Engine Size May Correlate with Motorcycle Fatalities

Even if you know nothing about motorcycles, the allure is obvious. Whether you are checking out your neighbor’s new ride or listening to an engine rev next to you in traffic, it is easy to understand the temptation to enter a whole new realm of travel.

Motorcyclists encompass a large community in the US, with millions riding and taking great pride in their bikes, so many of which bear glossy steel, growling motors, and confident riders.

Overconfidence in larger motors may be contributing to more accidents and fatalities though, according to Insurance Institute for Highway Safety information.

Trends show an increase in motorcycle deaths overall, with 2016 showing twice as many motorcyclist fatalities as 1997. This data is important as it was evident that motorcycle deaths were declining over a decade ago but began to spike up again in the late 90s, with motorcycle deaths accounting for around 13 percent of deaths on the road in 2016 statistics.

Along with alarming statistics in the rise in motorcycle deaths is a concerning relation to engine size:

“Engine sizes of motorcycles whose drivers were killed in crashes have gone up dramatically. Among motorcycle drivers killed in 2016, 33 percent drove motorcycles with engine sizes larger than 1,400 cc, compared with 9 percent in 2000 and less than 1 percent in 1990,” states IIHS information.

“Among the motorcycles whose drivers were killed in 2016, 90 percent of touring bikes had engines larger than 1,400 cc, while virtually all supersport bikes had engines of sizes 1,000 cc or smaller.”

Further data shows that 60 percent of the motorcycle crashes involved multiple vehicles. Motorcyclists over the age of 50 killed in accidents have continued to increase, settling at 36 percent in 2016.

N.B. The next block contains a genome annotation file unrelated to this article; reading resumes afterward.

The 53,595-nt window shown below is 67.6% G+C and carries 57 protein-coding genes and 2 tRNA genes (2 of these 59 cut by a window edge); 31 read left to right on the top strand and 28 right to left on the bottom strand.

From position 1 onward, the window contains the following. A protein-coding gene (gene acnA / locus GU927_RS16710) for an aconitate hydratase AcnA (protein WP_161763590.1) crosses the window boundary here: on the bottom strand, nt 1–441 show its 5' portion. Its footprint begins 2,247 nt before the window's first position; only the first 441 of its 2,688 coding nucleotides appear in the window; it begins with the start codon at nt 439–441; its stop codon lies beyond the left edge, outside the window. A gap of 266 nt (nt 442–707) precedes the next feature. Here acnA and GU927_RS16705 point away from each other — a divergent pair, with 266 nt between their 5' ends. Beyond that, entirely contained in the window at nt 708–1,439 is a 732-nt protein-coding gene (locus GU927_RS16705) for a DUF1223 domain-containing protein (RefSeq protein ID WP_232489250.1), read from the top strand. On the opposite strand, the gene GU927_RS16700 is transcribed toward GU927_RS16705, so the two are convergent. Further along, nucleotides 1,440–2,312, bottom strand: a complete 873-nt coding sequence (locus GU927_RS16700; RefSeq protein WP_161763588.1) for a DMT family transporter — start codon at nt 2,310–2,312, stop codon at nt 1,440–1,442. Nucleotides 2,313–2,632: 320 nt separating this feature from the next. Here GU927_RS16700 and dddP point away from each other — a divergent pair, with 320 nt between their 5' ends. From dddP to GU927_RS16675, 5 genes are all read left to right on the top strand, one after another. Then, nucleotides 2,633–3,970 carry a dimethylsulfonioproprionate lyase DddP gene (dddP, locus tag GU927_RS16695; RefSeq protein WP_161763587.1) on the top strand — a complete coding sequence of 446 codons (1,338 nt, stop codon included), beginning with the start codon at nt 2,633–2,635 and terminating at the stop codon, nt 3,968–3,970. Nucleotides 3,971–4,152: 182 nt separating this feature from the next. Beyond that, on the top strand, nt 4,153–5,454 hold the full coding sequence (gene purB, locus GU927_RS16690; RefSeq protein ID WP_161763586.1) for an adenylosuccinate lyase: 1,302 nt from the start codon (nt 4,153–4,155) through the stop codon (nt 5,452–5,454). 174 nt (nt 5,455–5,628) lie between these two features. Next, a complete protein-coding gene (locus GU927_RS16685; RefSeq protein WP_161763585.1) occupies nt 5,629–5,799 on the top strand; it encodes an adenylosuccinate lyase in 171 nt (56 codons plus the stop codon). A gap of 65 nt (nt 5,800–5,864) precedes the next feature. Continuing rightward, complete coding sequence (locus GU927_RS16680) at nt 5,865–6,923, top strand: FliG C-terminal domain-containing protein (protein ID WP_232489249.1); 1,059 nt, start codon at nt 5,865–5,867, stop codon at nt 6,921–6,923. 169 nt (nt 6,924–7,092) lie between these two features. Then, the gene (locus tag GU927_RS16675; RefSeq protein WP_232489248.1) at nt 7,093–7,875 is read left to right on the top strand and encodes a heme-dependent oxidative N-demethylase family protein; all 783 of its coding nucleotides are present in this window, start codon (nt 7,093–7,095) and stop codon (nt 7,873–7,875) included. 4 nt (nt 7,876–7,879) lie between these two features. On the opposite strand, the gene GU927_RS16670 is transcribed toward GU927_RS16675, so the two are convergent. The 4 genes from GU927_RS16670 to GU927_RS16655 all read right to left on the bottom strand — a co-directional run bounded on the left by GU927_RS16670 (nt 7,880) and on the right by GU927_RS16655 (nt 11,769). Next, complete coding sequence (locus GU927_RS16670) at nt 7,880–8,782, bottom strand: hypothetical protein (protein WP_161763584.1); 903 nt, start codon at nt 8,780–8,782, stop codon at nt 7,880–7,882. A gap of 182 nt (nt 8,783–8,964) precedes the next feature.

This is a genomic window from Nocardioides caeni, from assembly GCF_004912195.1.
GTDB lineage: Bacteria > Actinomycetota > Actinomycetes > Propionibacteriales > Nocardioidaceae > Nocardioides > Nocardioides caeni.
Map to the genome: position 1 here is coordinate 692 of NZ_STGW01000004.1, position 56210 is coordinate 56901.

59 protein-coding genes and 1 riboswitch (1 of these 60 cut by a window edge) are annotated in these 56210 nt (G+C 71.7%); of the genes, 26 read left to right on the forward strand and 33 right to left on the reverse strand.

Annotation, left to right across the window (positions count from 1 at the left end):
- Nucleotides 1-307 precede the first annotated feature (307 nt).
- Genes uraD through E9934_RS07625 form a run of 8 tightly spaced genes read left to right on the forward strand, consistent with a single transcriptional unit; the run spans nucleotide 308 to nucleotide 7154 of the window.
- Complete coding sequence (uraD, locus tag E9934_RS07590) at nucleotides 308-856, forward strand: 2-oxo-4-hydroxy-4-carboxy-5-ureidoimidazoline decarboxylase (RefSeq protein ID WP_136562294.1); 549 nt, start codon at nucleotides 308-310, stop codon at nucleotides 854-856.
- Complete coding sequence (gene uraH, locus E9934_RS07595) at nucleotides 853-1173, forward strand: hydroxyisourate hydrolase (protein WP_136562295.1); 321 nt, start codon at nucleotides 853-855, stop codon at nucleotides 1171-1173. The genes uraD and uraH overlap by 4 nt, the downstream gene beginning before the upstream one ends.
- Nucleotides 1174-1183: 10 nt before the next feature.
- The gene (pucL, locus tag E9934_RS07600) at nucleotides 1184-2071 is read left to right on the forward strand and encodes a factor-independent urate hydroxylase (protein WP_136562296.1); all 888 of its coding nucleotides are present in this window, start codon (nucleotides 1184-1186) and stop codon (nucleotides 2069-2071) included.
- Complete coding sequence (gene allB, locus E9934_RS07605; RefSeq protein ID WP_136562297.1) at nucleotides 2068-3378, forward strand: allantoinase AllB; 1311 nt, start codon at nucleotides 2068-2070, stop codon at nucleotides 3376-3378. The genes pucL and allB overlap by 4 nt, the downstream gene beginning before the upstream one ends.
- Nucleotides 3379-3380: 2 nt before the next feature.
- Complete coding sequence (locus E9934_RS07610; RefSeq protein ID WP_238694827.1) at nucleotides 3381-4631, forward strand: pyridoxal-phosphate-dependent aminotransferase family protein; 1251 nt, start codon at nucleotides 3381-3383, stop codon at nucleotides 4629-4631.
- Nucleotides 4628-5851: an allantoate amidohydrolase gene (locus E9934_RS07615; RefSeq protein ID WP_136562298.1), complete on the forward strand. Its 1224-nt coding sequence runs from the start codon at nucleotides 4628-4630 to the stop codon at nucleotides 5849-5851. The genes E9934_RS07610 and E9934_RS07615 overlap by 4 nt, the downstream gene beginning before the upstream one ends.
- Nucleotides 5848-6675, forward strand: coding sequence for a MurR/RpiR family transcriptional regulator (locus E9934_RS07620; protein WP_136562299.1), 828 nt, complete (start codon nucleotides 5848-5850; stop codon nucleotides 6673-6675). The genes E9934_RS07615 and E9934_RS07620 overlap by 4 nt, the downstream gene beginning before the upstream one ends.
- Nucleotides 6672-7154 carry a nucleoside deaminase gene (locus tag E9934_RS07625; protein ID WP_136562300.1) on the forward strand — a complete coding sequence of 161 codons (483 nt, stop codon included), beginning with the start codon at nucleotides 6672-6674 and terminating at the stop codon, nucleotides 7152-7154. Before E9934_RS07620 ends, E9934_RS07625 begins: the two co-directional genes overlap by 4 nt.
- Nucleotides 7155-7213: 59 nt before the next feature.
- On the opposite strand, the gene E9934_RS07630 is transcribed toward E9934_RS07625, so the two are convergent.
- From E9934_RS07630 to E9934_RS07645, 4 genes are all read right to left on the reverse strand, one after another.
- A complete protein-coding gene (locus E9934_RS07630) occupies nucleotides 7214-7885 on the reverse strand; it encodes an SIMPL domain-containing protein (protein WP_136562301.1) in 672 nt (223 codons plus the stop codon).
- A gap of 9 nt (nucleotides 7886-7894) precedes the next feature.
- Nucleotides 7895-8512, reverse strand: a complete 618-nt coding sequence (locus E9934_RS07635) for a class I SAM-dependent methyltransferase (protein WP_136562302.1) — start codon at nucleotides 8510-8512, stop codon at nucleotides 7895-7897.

While fatalities for the younger set have decreased (from 80 percent in 1975), in 2016 motorcyclists under the age of 30 who were killed accounted for 29 percent. Total fatalities for that year also showed that 91 percent of the motorcyclists killed were men. It is important to note also that 91 percent of motorcyclists killed in states with helmet laws were wearing their helmets at the time; for those killed in states without helmet laws, only 27 percent were wearing them.

If you have been injured in a motorcycle accident due to the negligence of another driver, contact the attorneys at Heintz & Becker. We’ve helped victims from Bradenton, Sarasota, and all over Florida get compensation for their damages and medical expenses after accidents. Call us for a free consultation now at 941-748-2916 or contact us online. We are here to help!

All blogs are written on behalf of Heintz & Becker for informational purposes. These articles should not, however, be considered legal advice, or in any way responsible for creating an attorney/client relationship.